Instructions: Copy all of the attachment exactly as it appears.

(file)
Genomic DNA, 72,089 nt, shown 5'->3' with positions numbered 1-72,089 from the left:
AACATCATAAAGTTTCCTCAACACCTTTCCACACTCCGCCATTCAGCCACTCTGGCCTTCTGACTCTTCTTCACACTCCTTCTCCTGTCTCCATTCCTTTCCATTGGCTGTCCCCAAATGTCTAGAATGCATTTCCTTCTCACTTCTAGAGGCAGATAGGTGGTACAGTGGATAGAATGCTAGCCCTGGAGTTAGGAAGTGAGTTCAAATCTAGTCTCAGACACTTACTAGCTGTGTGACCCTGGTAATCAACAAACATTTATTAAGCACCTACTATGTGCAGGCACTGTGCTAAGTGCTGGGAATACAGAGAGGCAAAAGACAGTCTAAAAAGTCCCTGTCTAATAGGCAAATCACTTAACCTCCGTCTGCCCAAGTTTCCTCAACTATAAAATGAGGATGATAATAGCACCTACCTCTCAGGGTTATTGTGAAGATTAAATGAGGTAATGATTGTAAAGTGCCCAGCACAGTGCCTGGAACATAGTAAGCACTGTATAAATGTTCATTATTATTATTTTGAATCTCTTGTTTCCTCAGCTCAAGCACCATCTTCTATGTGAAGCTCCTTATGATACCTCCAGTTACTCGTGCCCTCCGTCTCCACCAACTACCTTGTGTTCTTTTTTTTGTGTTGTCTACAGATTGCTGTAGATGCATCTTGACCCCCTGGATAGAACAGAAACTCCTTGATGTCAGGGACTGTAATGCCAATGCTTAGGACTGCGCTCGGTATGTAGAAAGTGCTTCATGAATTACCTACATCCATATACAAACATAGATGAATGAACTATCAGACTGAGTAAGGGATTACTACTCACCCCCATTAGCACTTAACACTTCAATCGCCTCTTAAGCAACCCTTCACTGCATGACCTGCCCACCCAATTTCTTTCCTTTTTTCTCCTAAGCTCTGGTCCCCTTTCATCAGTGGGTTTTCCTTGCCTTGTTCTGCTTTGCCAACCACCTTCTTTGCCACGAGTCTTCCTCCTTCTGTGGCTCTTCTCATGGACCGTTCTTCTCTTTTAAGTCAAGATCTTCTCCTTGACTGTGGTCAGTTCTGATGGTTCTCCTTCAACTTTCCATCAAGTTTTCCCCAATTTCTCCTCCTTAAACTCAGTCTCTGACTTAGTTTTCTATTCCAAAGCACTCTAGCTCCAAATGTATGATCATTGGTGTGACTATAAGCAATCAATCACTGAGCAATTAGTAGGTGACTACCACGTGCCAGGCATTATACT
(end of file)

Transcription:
Genomic DNA, 72,089 nt, shown 5'->3' with positions numbered 1-72,089 from the left:
AACATCATAAAGTTTCCTCAACACCTTTCCACACTCCGCCATTCAGCCACTCTGGCCTTCTGACTCTTCTTCACACTCCTTCTCCTGTCTCCATTCCTTTCCATTGGCTGTCCCCAAATGTCTAGAATGCATTTCCTTCTCACTTCTAGAGGCAGATAGGTGGTACAGTGGATAGAATGCTAGCCCTGGAGTTAGGAAGTGAGTTCAAATCTAGTCTCAGACACTTACTAGCTGTGTGACCCTGGTAATCAACAAACATTTATTAAGCACCTACTATGTGCAGGCACTGTGCTAAGTGCTGGGAATACAGAGAGGCAAAAGACAGTCTAAAAAGTCCCTGTCTAATAGGCAAATCACTTAACCTCCGTCTGCCCAAGTTTCCTCAACTATAAAATGAGGATGATAATAGCACCTACCTCTCAGGGTTATTGTGAAGATTAAATGAGGTAATGATTGTAAAGTGCCCAGCACAGTGCCTGGAACATAGTAAGCACTGTATAAATGTTCATTATTATTATTTTGAATCTCTTGTTTCCTCAGCTCAAGCACCATCTTCTATGTGAAGCTCCTTATGATACCTCCAGTTACTCGTGCCCTCCGTCTCCACCAACTACCTTGTGTTCTTTTTTTTGTGTTGTCTACAGATTGCTGTAGATGCATCTTGACCCCCTGGATAGAACAGAAACTCCTTGATGTCAGGGACTGTAATGCCAATGCTTAGGACTGCGCTCGGTATGTAGAAAGTGCTTCATGAATTACCTACATCCATATACAAACATAGATGAATGAACTATCAGACTGAGTAAGGGATTACTACTCACCCCCATTAGCACTTAACACTTCAATCGCCTCTTAAGCAACCCTTCACTGCATGACCTGCCCACCCAATTTCTTTCCTTTTTTCTCCTAAGCTCTGGTCCCCTTTCATCAGTGGGTTTTCCTTGCCTTGTTCTGCTTTGCCAACCACCTTCTTTGCCACGAGTCTTCCTCCTTCTGTGGCTCTTCTCATGGACCGTTCTTCTCTTTTAAGTCAAGATCTTCTCCTTGACTGTGGTCAGTTCTGATGGTTCTCCTTCAACTTTCCATCAAGTTTTCCCCAATTTCTCCTCCTTAAACTCAGTCTCTGACTTAGTTTTCTATTCCAAAGCACTCTAGCTCCAAATGTATGATCATTGGTGTGACTATAAGCAATCAATCACTGAGCAATTAGTAGGTGACTACCACGTGCCAGGCATTATACT